Testing Setup:

Comparison Modules:



  1. HDTune 3.50 Pro
  2. HD Tach
  3. SiSoft Sandra 2009
  4. Crystal Disk Mark
  5. ATTO Disk Benchmark
  6. AS SSD
  7. PCMark Vantage


The benchmarks will give a broad picture as to how each of the drives performs, so you can make your conclusions based on the performance of each drive. Most benchmarks are not yet optimized for solid state drives, but included in the benchmark suite is a new benchmark designed for testing SSDs - 'AS SSD'.


HD Tune 3.50 Pro measures disk performance to make comparisons between drives or disk controllers. In the 3.50 Pro version, the user can measure not only drive performance as a whole, but more precise file benchmarks, and a random access benchmark as well.



















File Benchmark:






Random Access Benchmark:




The Mushkin Io series 128GB SSD is the top performer in just about every category in the HD Tune testing. Read and write speeds for the most part are superior to all the drives tested, with only the 4K read speed in the file benchmark showing any weakness. Even with this level of performance, it is head and shoulders above the mechanical drives.



HD Tach v3.0.4.0: HD Tach is another hard drive benchmark utility, much like HD Tune. This benchmark will measure the average read speed, the random access time, and the amount of the CPU used during operation.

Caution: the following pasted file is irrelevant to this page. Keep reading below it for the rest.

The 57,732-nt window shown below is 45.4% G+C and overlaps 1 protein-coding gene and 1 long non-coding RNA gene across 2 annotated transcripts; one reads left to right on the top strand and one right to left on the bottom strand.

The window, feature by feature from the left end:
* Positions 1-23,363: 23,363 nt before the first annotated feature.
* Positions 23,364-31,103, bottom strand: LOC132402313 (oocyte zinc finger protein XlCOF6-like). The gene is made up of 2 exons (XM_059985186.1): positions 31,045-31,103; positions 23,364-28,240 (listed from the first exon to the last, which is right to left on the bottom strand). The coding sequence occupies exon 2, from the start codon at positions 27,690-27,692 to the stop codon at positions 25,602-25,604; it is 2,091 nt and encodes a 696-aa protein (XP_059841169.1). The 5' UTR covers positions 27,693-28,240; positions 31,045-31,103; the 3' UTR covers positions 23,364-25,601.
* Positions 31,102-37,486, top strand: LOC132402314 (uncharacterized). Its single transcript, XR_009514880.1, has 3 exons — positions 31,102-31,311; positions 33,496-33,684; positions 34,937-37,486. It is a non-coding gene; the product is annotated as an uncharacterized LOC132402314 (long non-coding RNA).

SiSoft Sandra 2009 SP3: SiSoft Sandra is a diagnostic utility and synthetic benchmarking program. Sandra allows you to view your hardware at a higher level to be more helpful.


Physical Disks



In the HD Tach testing, the Mushkin Io drive has the highest average read speed, but falls short of the burst speed delivered by the Intel drive. When you compare access time, the flash drives are much faster than the mechanical drives and each SSD has roughly the same .01ms access times. The Sandra testing shows the Mushkin drive to be a tick slower than the Patriot Torqx 128GB drive, with a slightly better access time. The difference between these two drives is something you would not "feel", but would only notice in benchmarks.


Crystal Disk Mark 2.2: Crystal Disk Mark is a hard drive benchmark designed to measure the read and write speeds for the drives in 4k blocks, 512k blocks, and sequential data.